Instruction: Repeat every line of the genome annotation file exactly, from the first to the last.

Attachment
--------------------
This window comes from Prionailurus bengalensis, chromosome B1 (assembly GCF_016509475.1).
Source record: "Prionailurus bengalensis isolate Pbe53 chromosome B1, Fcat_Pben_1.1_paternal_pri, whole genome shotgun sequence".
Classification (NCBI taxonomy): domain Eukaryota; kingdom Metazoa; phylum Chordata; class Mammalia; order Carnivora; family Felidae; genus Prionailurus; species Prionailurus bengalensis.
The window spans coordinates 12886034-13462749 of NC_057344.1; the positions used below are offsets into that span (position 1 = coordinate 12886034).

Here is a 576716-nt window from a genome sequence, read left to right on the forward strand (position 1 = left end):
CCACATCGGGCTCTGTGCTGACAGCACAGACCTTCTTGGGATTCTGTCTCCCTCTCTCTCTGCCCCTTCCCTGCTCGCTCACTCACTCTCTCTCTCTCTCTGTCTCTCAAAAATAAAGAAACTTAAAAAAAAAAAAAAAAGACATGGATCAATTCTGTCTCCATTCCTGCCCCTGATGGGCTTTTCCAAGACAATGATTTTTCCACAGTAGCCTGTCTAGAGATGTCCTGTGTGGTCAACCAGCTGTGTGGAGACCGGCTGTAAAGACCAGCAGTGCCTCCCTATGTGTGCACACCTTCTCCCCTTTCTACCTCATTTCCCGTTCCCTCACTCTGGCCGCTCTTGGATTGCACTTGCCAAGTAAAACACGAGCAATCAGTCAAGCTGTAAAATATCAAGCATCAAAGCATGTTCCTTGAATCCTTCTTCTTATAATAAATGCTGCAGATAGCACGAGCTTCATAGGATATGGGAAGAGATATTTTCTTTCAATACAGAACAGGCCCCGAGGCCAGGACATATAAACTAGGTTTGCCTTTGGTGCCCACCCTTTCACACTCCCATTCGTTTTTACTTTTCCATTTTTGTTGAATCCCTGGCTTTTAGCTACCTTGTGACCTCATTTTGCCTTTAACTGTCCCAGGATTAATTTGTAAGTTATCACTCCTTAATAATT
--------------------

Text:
This window comes from Prionailurus bengalensis, chromosome B1 (assembly GCF_016509475.1).
Source record: "Prionailurus bengalensis isolate Pbe53 chromosome B1, Fcat_Pben_1.1_paternal_pri, whole genome shotgun sequence".
Classification (NCBI taxonomy): domain Eukaryota; kingdom Metazoa; phylum Chordata; class Mammalia; order Carnivora; family Felidae; genus Prionailurus; species Prionailurus bengalensis.
The window spans coordinates 12886034-13462749 of NC_057344.1; the positions used below are offsets into that span (position 1 = coordinate 12886034).

Here is a 576716-nt window from a genome sequence, read left to right on the forward strand (position 1 = left end):
CCACATCGGGCTCTGTGCTGACAGCACAGACCTTCTTGGGATTCTGTCTCCCTCTCTCTCTGCCCCTTCCCTGCTCGCTCACTCACTCTCTCTCTCTCTCTGTCTCTCAAAAATAAAGAAACTTAAAAAAAAAAAAAAAAGACATGGATCAATTCTGTCTCCATTCCTGCCCCTGATGGGCTTTTCCAAGACAATGATTTTTCCACAGTAGCCTGTCTAGAGATGTCCTGTGTGGTCAACCAGCTGTGTGGAGACCGGCTGTAAAGACCAGCAGTGCCTCCCTATGTGTGCACACCTTCTCCCCTTTCTACCTCATTTCCCGTTCCCTCACTCTGGCCGCTCTTGGATTGCACTTGCCAAGTAAAACACGAGCAATCAGTCAAGCTGTAAAATATCAAGCATCAAAGCATGTTCCTTGAATCCTTCTTCTTATAATAAATGCTGCAGATAGCACGAGCTTCATAGGATATGGGAAGAGATATTTTCTTTCAATACAGAACAGGCCCCGAGGCCAGGACATATAAACTAGGTTTGCCTTTGGTGCCCACCCTTTCACACTCCCATTCGTTTTTACTTTTCCATTTTTGTTGAATCCCTGGCTTTTAGCTACCTTGTGACCTCATTTTGCCTTTAACTGTCCCAGGATTAATTTGTAAGTTATCACTCCTTAATAATT